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110km/h speed limit in France: Macron delays decision

Proposals to lower the speed limit on French motorways sparked controversy and reminded France of last year's 'yellow vest' protests. Now, President Emmanuel Macron has chosen to postpone the debate on the topic altogether.

110km/h speed limit in France: Macron delays decision
Photo: AFP

As he presented the first conclusions of France's Citizens' Convention on the Climate (CCC) on Monday, Macron said that he believed an ecological transition should not be at the expense of rural and isolated areas of France and who depended on their cars to get around.

“Those who spend 45 minutes or an hour every day on the highway to go to work (..) will say to themselves, 'there is no place for me in their project, it's an urban project where I do not exist',” the president told the 150 CCC representatives present.

“That is why I believe that the debate on 110 km/h must be postponed,” he said.

 

The CCC is a group of members of the public who have spent nine months putting together a far-reaching plan to lower France's carbon emissions by 40 percent by 2030.

The proposal to lower the limit on French motorways from 130km/h to 110km/h is one of the CCC's 149 proposals.

Macron said the government would retain 146 of the 149 proposals, which span over a wide range of topics from transport to the workplace and shopping and eating habits.

His announcements came the day after a Green surge dominated France's local elections – the French greens won in a series of important cities and the president's party did poorly – putting increased pressure on Macron to show that he would deliver on his promises to pave the way for a greener future for France.

French local elections: Greens achieve major gains while Macron's party slumps

None of the other proposals caused as much stir as the speed limit reduction, which has been a touchy subject in France for years.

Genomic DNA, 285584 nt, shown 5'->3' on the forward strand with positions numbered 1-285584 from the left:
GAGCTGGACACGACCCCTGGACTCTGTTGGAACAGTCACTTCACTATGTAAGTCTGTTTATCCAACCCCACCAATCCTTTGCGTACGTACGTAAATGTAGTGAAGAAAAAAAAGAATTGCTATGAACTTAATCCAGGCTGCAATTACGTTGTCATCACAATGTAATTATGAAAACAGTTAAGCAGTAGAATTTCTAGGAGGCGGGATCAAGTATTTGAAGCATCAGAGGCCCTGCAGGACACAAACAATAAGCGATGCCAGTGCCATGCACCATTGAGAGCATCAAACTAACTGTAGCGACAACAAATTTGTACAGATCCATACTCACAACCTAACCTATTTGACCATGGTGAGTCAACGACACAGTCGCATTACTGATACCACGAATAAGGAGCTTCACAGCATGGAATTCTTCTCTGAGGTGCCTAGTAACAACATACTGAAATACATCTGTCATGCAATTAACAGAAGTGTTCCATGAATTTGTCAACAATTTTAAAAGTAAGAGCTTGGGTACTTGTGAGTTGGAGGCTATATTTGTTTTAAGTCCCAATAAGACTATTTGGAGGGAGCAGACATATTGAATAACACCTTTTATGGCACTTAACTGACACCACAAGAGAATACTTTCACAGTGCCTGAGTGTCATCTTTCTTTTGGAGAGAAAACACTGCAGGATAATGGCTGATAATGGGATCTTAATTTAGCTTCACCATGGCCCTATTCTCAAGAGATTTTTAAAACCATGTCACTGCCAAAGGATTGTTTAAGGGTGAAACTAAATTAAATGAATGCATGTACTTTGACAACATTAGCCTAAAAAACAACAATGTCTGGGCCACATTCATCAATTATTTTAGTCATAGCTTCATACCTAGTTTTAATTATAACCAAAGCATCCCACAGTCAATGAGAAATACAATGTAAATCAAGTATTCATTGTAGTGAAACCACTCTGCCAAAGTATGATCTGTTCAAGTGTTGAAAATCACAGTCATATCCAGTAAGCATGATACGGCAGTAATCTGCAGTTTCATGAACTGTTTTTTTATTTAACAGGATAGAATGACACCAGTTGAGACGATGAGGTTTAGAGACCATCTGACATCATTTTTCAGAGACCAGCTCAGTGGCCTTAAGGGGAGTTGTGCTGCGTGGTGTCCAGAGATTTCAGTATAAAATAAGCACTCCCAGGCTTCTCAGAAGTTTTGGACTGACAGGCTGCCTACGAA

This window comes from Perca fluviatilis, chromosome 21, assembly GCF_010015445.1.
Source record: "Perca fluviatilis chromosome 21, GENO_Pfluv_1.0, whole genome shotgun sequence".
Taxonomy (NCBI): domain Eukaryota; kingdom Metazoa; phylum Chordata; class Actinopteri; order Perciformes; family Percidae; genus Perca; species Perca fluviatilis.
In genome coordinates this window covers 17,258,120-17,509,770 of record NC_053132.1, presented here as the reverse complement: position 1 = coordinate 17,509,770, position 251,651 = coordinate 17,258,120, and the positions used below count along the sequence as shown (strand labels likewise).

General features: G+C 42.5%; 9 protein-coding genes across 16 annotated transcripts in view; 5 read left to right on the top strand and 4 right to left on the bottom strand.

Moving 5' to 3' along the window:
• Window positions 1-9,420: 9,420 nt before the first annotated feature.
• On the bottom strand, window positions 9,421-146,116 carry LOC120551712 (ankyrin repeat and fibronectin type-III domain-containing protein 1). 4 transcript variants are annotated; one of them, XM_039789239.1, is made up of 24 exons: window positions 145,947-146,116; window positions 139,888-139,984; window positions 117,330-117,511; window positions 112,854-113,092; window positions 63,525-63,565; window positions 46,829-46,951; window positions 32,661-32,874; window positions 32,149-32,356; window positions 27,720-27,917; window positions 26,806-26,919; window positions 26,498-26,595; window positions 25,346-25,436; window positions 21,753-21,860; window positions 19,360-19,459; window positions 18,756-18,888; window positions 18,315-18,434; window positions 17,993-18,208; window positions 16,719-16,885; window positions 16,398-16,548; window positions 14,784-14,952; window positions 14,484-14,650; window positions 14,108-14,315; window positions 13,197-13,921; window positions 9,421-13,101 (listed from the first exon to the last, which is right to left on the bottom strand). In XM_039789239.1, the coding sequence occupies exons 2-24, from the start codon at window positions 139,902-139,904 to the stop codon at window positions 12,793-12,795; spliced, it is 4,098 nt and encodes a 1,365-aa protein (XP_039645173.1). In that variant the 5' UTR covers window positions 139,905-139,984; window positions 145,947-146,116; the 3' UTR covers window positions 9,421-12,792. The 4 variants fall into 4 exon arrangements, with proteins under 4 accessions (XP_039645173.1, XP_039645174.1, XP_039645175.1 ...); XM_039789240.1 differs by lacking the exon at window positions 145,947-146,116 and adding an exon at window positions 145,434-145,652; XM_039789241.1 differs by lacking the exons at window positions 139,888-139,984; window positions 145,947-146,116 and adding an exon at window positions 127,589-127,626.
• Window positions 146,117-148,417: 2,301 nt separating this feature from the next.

When the French government in July 2018 lowered the speed limit on secondary routes – which largely run through rural areas – from 90km/h to 80km/h in a move aimed at cutting road casualties the move sparked a storm of protest.

 

It became one of the early rallying cries of the'yellow vest' protesters, who saw it as an extra tax that would disproportionately affect countryside dwellers.

Speed cameras on secondary roads were regularly attacked and burned out and at one point the government estimated that 80 percent of the country's speed cameras were inoperable.

After a year of protests, the government decided that it would give local authorities the power to reverse the change if they wanted to, so ow some areas have the limit at 80km/h and others have it at 90km/h.

OPINION: No, this doesn't mean France will get a Green president

Now, the Citizens' Convention on the Climate – paradoxically also itself a result of the 'yellow vest' protests, as Macron created it in response to the protesters' demands for more direct democracy – had asked to decrease the speed limit as an environmentally oriented measure rather than a safety measure.

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Timbre fiscal: Everything you need to know about France’s finance stamps

If you're doing a French admin task, you might be asked to provide a 'timbre fiscale' - here's what these are and how to get them.

Timbre fiscal: Everything you need to know about France's finance stamps

In France, you can buy  a very particular kind of stamp to cover the cost of a titre de séjour, or French passport, to pay your taxes, get an ID card if you’re eligible, or pay for your driving licence.

Basically a timbre fiscale is a way of paying a fee to the government, and some online processes – such as the tax offices – now have the more modern method of a bank transfer or card payment.

However there are plenty of official tasks that still demand a timbre fiscale.

In the pre-internet days, this was a way of sending money safely and securely to the government and involved an actual physical stamp – you bought stamps to the value of the money you owned, stuck them onto a card and posted them to government office.

They could be used for anything from paying your taxes to fees for administrative processes like getting a new passport or residency card.

These days the stamps are digital. You will receive, instead, either a pdf document with a QR code that can be scanned from a phone or tablet, or an SMS with a unique 16-digit figure. Both will be accepted by the agency you are dealing with.

Once you have the code you need, you can add this to any online process that requires timbre fiscaux (the plural) and that will complete your dossier.

You can buy them from a properly equipped tabac, at your nearest trésorerie, or online

Paper stamps remain available in France’s overseas départements, but have been gradually phased out in mainland France.

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